Study Supports Gender Differences in Personality
Twenty years ago American author and counselor John Gray wrote the best-selling Men are from Mars, Women are from Venus. Gray’s simplified thesis suggested common relationship problems between men and women are a result of fundamental differences between the genders.
Despite the book’s popular success, the issue of gender differences remains widely debated.
A new study by Italian researchers sought to provide a detailed review of real differences, and, if differences actually persist, then the extent to which the difference influence relationships.
Using new and more accurate methods to measure and analyze personality differences, investigators led by Marco Del Giudice, Ph.D., of the University of Turin found large differences in personality are common between men and women.
As part of the investigation, researcher administered personality tests to more than 10,000 people, approximately half men and half women. The personality assessment included 15 personality scales, including such traits as warmth, sensitivity, and perfectionism.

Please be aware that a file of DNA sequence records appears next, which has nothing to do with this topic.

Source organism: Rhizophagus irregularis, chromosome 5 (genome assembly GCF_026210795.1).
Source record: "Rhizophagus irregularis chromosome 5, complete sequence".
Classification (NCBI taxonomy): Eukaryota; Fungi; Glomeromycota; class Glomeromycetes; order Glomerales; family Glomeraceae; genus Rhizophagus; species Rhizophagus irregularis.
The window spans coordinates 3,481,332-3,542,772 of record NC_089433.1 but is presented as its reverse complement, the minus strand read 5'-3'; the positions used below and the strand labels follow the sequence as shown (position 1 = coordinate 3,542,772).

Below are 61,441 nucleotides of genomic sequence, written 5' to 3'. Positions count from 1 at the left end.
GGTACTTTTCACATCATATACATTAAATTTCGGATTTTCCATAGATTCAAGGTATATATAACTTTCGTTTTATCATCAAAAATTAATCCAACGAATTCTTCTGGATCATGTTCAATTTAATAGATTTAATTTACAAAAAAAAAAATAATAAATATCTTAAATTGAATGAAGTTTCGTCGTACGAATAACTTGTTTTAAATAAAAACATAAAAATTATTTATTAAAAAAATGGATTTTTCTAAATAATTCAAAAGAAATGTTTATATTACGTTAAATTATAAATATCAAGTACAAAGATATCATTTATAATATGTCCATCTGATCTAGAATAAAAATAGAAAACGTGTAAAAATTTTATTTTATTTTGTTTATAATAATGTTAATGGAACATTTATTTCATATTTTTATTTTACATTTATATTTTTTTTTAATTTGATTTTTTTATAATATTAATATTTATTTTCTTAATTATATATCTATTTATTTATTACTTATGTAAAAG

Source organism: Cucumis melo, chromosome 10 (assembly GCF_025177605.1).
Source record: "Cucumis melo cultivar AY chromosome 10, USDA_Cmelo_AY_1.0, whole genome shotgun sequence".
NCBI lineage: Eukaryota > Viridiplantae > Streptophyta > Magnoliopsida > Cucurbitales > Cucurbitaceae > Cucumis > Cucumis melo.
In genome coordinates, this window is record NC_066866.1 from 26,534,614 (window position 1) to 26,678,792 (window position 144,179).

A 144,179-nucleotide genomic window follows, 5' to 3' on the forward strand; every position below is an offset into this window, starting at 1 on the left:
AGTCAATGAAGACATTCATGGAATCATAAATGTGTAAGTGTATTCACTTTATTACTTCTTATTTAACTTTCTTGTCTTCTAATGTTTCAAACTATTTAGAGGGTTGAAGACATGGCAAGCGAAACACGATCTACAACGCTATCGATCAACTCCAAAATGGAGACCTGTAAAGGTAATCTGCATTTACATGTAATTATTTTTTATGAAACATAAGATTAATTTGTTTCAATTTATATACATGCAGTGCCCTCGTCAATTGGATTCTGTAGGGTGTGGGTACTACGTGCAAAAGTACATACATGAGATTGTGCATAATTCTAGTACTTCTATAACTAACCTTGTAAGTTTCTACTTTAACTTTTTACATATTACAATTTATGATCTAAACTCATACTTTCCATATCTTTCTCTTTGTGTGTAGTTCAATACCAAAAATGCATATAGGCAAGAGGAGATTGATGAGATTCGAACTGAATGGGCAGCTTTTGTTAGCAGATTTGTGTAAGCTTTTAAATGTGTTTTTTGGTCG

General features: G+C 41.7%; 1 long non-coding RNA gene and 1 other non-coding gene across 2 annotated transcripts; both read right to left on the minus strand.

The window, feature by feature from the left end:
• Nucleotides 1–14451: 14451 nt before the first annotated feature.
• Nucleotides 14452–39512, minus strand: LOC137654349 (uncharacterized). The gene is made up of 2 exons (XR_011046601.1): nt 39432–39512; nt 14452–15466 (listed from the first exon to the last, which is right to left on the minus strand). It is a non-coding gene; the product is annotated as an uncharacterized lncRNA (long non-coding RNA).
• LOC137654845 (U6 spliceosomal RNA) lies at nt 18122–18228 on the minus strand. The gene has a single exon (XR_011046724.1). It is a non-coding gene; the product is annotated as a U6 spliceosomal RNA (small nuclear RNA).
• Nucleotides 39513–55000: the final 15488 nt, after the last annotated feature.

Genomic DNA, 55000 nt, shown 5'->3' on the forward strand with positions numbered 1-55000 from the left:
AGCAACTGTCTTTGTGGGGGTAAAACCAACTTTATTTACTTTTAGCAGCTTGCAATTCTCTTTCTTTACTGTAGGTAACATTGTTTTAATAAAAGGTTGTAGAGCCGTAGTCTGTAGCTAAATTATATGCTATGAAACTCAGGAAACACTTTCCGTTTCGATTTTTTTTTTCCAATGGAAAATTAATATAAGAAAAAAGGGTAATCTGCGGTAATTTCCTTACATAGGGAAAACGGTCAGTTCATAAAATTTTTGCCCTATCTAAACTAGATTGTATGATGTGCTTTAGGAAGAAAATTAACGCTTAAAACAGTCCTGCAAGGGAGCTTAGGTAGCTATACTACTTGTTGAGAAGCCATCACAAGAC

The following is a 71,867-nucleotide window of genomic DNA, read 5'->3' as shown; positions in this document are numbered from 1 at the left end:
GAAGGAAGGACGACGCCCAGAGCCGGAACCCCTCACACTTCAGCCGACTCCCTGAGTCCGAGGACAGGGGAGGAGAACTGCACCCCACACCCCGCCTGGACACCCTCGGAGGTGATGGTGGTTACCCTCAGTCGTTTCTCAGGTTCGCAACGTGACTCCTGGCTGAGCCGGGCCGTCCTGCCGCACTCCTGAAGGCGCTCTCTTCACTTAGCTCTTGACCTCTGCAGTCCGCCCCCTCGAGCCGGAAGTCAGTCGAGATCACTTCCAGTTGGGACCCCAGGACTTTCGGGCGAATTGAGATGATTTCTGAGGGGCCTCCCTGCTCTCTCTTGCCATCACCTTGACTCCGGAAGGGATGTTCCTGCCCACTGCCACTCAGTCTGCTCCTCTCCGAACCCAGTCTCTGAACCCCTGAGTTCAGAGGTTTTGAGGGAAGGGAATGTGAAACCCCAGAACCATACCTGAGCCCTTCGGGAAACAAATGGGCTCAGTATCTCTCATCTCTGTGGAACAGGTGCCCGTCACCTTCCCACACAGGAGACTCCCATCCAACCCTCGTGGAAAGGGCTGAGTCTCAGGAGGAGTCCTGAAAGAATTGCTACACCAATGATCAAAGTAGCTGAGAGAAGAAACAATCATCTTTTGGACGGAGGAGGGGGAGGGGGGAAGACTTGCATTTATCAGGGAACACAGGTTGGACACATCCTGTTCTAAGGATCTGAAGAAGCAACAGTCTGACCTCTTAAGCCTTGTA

Significant differences between the sexes became apparent when investigators looked at multiple traits that make up a person’s overall personality profile. However, the differences looked smaller when each trait was considered separately.
Experts believe the study indicates that previous methods to measure such differences have been inadequate, both because they focused on one trait at a time and because they failed to correct for measurement error.
In the end, researchers conclude that the true extent of sex differences in human personality has been consistently underestimated — a finding that supports Gray’s provocative assertion.
The study is published in the online journal PLoS ONE.
Source: Public Library of Science
Nauert PhD, R. (2012). Study Supports Gender Differences in Personality. Psych Central. Retrieved on June 30, 2015, from http://psychcentral.com/news/2012/01/06/study-supports-gender-differences-in-personality/33384.html